Ragged Clown

It's just a shadow you're seeing that he's chasing…


Jul
26
2011

Hacker’s Diet

The Hacker's Diet Online

I’ve been following John Walker’s Hacker’s Diet for about nine months now. I love the simplicity of it.

“Anyone can control their weight. It’s a simple matter of balancing calories.” – John Walker

Mr Walker’s book is a fun, simple read. If you are technically inclined and you want to lose weight, you should certainly read The Hacker’s Diet. The book introduces a model of the human body as a rubber bag full, mostly, with water. Every day stuff goes in and stuff comes out, but the rubber bag always obeys the laws of physics.

If you eat more calories than you burn, you gain weight at a rate of a 3500 kCal/lb. Simply count the calories you eat and subtract the calories you burn and the resulting number will tell you how quickly you will gain (or, hopefully, lose) weight.

But I think it’s even simpler than that.

If you weigh yourself every day, you can quickly figure out whether you are gaining weight. If your weight goes up, you are eating too much. Eat less.

Ok, ok. It’s not quite that simple. Your weight can vary by a couple of pounds each day as you retain water (or, as John Walker delicately puts it, solids); but if you plot the moving average you get a surprisingly stable trend line. From that trend, you can figure out your daily excess (or deficit) and decide to eat more (or less) accordingly.

People who work in software development use a planning technique based on yesterday’s weather. The idea is based on weather forecasting. Imagine a computer that monitored the humidity and the temperature and pressure and a thousand other variables and used it to predict the weather with an accuracy of 82%.

It turns out that, if you just predict that today’s weather will be the same as yesterday’s, you’ll be correct about 70% of the time. That’s close enough for most purposes and it saves you a really expensive computer.

In my case, the prediction that I’ll eat about the same number of calories today as I did yesterday saves me lots of tedious calorie counting. With a little practice, I got quite good at knowing whether I was eating too much or too little and adjusting my intake accordingly.

Here’s my trend since last October:

You can see from the chart that I lost weight pretty steadily for several months. My daily deficit held steady at about 250 cal/day for most of that time. 250 calories is about a bagel a day and represents the loss of a pound every two weeks. Since I don’t really like bagels anyway (or french fries, or bread, or candy) it was easy to stop eating them. I hit my target weight about a month ago and, since then, my weight has crept up a little (I don’t like bagels but I do enjoy beer).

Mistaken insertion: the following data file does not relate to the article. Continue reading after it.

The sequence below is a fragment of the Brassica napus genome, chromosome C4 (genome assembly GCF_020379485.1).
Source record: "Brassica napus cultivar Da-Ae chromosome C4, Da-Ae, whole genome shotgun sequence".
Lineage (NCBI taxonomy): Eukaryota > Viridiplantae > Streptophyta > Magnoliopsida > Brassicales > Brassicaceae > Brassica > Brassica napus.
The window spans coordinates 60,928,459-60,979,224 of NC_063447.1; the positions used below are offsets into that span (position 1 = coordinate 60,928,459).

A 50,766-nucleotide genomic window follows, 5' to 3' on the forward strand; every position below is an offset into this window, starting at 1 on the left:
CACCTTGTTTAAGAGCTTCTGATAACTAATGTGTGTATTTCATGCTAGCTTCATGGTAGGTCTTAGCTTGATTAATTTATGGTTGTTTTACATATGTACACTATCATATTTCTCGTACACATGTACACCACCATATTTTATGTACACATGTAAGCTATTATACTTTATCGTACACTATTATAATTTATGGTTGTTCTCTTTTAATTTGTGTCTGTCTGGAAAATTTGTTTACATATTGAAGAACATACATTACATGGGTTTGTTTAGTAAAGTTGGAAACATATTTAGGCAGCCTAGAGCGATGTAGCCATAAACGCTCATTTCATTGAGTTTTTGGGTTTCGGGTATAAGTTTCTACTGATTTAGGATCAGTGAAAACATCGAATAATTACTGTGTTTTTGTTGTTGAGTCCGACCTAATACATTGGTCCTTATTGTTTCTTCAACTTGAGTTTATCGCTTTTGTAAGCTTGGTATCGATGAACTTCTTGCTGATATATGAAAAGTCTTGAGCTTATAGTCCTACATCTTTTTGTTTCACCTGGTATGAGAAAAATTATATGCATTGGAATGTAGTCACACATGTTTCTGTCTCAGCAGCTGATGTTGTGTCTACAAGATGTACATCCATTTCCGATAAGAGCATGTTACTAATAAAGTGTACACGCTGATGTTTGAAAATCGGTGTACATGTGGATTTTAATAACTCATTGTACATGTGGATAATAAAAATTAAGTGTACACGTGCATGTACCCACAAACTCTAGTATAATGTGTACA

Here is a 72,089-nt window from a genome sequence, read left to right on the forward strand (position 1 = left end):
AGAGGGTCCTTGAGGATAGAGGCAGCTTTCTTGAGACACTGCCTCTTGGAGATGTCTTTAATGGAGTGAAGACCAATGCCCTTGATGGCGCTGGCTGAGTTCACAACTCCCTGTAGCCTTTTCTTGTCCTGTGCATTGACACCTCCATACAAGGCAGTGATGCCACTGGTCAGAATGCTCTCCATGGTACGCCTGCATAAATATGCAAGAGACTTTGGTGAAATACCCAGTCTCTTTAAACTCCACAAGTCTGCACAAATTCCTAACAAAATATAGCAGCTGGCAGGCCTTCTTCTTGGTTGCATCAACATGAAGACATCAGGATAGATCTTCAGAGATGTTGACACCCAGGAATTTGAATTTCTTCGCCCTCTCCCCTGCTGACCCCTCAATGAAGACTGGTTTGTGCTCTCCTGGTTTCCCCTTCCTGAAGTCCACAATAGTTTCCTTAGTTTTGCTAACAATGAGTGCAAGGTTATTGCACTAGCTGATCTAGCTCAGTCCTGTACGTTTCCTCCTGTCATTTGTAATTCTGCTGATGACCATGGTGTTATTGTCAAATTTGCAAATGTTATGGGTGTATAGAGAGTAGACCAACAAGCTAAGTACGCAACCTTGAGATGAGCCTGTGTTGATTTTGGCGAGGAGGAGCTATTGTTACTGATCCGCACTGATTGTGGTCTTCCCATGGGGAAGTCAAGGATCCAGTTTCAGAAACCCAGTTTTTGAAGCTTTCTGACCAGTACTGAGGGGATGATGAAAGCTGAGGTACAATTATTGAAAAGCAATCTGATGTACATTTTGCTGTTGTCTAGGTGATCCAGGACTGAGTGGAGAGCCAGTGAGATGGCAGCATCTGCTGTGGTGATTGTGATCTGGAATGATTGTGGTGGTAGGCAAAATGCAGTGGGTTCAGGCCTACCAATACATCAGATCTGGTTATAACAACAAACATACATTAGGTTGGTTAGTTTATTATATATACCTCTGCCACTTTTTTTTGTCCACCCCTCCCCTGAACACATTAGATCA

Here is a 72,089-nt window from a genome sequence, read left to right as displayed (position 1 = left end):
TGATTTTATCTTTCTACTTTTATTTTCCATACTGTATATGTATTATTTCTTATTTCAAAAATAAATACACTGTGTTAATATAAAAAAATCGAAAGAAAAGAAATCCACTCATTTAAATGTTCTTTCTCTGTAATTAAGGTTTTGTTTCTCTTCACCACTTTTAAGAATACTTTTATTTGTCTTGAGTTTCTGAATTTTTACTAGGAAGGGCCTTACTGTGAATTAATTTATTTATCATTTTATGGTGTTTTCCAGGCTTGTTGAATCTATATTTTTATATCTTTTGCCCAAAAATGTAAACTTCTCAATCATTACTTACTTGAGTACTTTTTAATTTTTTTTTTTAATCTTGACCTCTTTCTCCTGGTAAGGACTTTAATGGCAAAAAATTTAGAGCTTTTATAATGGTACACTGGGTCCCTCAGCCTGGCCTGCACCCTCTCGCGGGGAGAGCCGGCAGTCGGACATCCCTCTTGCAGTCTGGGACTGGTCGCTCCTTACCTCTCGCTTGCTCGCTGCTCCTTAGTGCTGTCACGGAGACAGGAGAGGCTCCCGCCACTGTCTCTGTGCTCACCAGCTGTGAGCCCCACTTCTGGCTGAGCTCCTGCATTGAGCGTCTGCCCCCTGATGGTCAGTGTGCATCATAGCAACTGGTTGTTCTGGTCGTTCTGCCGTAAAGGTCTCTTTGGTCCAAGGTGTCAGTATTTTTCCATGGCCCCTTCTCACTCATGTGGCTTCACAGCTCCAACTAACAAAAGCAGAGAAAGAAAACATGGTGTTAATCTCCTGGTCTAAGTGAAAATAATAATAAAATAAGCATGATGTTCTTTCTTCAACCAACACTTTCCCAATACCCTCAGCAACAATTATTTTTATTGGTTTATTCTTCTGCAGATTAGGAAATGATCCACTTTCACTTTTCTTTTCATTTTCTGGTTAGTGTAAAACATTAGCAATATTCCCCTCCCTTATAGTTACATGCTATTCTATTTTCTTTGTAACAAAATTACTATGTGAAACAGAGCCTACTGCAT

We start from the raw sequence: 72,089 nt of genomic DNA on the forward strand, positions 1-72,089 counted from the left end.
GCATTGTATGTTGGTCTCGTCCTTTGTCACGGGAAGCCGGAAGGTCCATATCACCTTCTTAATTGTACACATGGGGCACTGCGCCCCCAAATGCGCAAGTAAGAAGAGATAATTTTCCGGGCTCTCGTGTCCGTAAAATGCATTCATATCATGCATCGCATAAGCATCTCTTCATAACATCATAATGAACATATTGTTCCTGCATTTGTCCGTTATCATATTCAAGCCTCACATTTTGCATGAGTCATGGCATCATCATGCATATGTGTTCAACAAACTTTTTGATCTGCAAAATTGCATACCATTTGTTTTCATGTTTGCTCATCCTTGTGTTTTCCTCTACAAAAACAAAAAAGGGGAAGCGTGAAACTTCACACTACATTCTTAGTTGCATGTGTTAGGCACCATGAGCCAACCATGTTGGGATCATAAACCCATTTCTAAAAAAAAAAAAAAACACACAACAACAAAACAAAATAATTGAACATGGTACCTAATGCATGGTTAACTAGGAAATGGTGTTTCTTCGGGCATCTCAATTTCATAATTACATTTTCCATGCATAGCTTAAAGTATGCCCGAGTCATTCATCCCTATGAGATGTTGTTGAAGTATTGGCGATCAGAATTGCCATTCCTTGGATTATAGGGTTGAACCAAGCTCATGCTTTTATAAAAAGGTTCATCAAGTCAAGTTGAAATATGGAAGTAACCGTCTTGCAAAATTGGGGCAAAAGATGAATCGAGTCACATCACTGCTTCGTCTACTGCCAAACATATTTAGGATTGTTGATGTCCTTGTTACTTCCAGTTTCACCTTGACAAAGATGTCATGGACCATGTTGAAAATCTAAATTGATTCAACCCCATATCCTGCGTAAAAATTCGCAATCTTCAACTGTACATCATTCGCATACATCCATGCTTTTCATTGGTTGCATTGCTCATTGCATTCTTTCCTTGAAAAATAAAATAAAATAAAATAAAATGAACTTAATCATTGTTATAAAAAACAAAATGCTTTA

The little red dots are a warning sign that I might be eating too much (notable red dots: The Captain’s Table Dinner in January and Piratefest in July) and the prominent red 74 says that I need to have half a pint less beer at Quiz Night.

Like any good hacker, I decided that I didn’t like any of the weight trackers out there so I wrote my own for my iphone (it was also an excuse to learn Objective C). I might decide to stick the app on the app store one day but, for now, it’s just a bit of fun that I am sharing with some friends. Ping me if you want to play along too.

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3 responses to Hacker’s Diet

Ben Smith July 29, 2011

The hacker’s diet has served me well – first helping me move from from 230lb to 200lb, and now again on my way towards a target weight of 180lb.

I like the focus on food rather than exercise. The diet treats exercise as a good way to get fit, but not to burn fat – and it’s right. Eating less is the easiest way to lose weight.

In any case, I’m glad you’ve build an app! I’d take you up on the offer to play along, but I’m an Android guy. Maybe I’ll follow your lead and build my own for Android!

Do you track your weight in any other way online, or just using your app?

Kevin July 29, 2011

I like the Hacker’s diet for the same reasons as you, Ben, but I was definitely attracted by the appeals to engineering and common sense seem to be missing from every where else. I especially like the focus on two things: the trend chart and the daily deficit. If you are red, you are in trouble! Feedback loops work!

I downloaded maybe 10 or 15 weight tracking apps before deciding to write my own. All the others I tried were too complex except one – WeightBot – that was great except the charts didn’t span months.

I have been using physics diet too as well as Walker’s own Hacker’s Diet Online but I find them both too fiddly to use every day.

I hear Noom on Android is very good. It probably doesn’t have the Daily excess concept, but it looks simple and its very popular. If I ever finish my app, I might port it to Android.

Thanks for stopping by!

Stuart Thompson August 1, 2011

Simplicity is a wonderful thing. I haven’t read the book, but I’ve got it on my list now. I’ve been losing weight pretty consistently for about eighteen months now. Down from 220lbs to 190lbs and chasing 180 next. The things I’ve found that really make a difference were/are:
Quitting soda
Drinking beer linearly instead of binging. Leaving a few hours between final beer and bedtime.
Planning around meals out. Big dinner tonight? Eat smaller lunch and do workout in late afternoon.

I’m still fighting it, and I still binge with beer. Big meals come up and exercise takes a break for the weekend. However, the general trend is down and as you pointed out that’s what really matters.

Great work guys. Keep it up!

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